Six months ago in the yesteryear of 2008, Machlis and Hanson outlined in Bioscience a new subfield of study titled warfare ecology. As the authors state “among human activities causing ecological change, ware is both intensive and far-reaching. Yet environmental research related to warfare is limited in depth and fragmented by discipline.” The paper is a call to arms for conservationists, policy makers, and scientists alike. Machlis and Hanson outline the field, provide a taxonomy of warfare for organization, review case studies, and look toward the future with recommendations.
The authors rightly suggest that warfare is much more than just an armed, violent conflict, but includes preparations and postwar activities as well. The three stages include a range of activities including: propaganda, civil defense training, recruiting, training, mobilization, R&D, testing, stockpiling, energy and material consumption, peacekeeping, among many others. Each of the stages comes with both unique and overlapping ecological impacts. Essential is that war requires “immense and concentrated” material and energy flows, habitat destruction and degradation, and “uncontrolled extraction of ‘lootable resources’.” Given the complexity of war and the ecological impacts of such, warfare ecology is by necessity interdisciplinary (economics, politics, sociology, ecology, evolution, etc.) and span cross both spatial (local to global) and complexity scales (individual to ecosystem).
Case studies of warfare ecology span back to the 30-40′s with British botanists documenting invasive plants in rubble of bombed London. Testing at the Trinity site in New Mexico in 1947, lead to the field of radiation ecology. The famous ecologist, Eugene Odum’s long-term investigations originated at the Savannah River Plant built for nuclear weapon production. Machlis and Hanson spend a significant portion of the paper thoroughly covering specific cases (I urge you to read through the paper). Interestingly, the authors mention both negative (e.g. tactical oil spills during the first Gulf War impacting wetlands, tidal flats, and seabirds) and positive effects. Training areas, military bases, demilitarized zones, and buffered zones can protect key habitats and harbor biodiversity.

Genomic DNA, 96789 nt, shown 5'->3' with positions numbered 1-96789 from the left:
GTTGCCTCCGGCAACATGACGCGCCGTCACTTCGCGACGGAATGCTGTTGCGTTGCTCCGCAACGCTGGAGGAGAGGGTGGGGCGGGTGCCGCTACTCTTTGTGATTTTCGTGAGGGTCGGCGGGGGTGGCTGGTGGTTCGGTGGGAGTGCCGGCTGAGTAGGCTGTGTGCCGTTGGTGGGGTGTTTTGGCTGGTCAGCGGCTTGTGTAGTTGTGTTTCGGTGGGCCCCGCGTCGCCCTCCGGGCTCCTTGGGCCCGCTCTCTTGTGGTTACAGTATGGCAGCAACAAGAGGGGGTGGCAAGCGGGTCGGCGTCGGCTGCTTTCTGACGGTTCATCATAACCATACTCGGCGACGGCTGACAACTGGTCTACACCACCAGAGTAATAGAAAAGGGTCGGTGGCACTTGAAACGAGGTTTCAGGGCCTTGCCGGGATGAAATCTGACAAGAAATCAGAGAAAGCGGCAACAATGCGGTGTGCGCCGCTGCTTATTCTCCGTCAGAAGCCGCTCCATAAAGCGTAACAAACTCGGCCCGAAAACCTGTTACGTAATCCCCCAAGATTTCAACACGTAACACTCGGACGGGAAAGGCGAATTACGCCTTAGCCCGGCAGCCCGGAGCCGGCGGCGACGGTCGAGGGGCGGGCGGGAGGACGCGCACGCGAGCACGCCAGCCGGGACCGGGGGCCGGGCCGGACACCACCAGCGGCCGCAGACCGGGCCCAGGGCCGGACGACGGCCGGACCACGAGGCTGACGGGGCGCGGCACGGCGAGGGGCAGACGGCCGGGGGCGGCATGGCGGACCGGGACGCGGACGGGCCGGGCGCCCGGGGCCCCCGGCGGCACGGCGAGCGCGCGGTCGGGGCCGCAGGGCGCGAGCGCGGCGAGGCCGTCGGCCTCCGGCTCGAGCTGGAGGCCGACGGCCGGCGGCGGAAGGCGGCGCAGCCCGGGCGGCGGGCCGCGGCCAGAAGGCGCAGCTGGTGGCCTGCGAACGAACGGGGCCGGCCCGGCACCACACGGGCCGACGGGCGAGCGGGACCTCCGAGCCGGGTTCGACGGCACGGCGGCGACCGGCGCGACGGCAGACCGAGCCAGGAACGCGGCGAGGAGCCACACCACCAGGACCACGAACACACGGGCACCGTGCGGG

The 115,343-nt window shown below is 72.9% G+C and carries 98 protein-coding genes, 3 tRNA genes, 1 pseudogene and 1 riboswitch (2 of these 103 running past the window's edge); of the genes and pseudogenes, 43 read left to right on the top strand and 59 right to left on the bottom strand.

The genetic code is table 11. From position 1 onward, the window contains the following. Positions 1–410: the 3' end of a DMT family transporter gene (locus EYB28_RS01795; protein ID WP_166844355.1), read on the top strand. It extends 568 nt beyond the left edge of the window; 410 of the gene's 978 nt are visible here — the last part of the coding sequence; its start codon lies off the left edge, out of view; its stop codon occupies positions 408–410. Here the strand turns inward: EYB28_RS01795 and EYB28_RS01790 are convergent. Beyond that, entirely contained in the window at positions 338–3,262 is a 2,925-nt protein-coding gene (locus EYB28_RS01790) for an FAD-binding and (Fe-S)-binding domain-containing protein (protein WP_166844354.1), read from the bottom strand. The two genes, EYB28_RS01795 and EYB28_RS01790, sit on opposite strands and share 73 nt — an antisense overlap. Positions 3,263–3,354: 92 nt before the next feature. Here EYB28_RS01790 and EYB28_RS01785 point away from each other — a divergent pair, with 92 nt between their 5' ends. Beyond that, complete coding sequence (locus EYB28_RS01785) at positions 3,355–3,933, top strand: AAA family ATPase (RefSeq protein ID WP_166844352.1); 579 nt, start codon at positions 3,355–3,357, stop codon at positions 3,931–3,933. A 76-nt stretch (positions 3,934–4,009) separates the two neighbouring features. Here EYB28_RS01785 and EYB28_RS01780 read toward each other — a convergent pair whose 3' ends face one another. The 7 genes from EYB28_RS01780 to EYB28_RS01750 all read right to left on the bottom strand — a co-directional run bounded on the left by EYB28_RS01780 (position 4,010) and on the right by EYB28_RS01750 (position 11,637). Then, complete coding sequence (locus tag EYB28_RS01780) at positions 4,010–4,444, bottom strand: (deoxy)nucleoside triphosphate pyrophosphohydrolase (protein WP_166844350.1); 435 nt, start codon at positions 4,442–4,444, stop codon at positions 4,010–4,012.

In the ocean realm, warfare also leaves a mark. Many of these we have covered here at DSN. Below are few I came up over the last few months thinking about this excellent article. I will get the list going. Feel free to post specific cases of those here or other examples in the comments (which I will update the list with). If you have blogged on one of these subject make sure to include a link (I am looking at you fellow ocean bloggers)
- Dumping of munitions in the deep-sea including small arm and artillery shells, bombs, biological and chemical weapons.
- Marine invasive species carried in ballast water of military ships
- Degradation and destruction of marine habitats due to artillery weapons training
- Degradation and destruction of marine habitats due to nuclear weapons testing.
- Wartime and postwar sinking of military vessels. This includes proposed artificial reefs.
- Altering coastal ecosystems by building military bases and ports.
- A potential positive is that nuclear weapons testing has provided a tracer in variety of organisms building calcium carbonate skeletons allowing for determination of age and growth. These also provide signals when utilizing corals to reconstruct climate records.
- Sonar testing and training effects on marine mammals.
Warfare Ecology in the future? The future will be bright and cheery future where everyone has enough to eat, there is no war, and we are not trashing the ocean. We will need no warfare ecology. Bwahahahaha. Just kidding. Reverse that. The future holds war and consequences of that course. Machlis and Hanson provide a framework for the future of warfare ecology. Their plan includes the development, testing, and refinement a theoretical framework relying heavily on case studies. More importantly, this theory development includes understanding cascading effects (e.g. refuge movements change land use patterns and concentrate deforestation). Warfare ecology needs to be strongly tied to policy both military and conservation. My favorite recommendation is the “swords to plowshares conservation” in which policy is encouraged where former military sites are repurposed for conservation purposes. I recommend we can take this one step further encouraging policies and efforts that transition military states, local militias, freedom fighters, feuding clans, etc. into environmental stewards.
- Development and testing of theory frameworks (including to case studies)organize interdisciplinary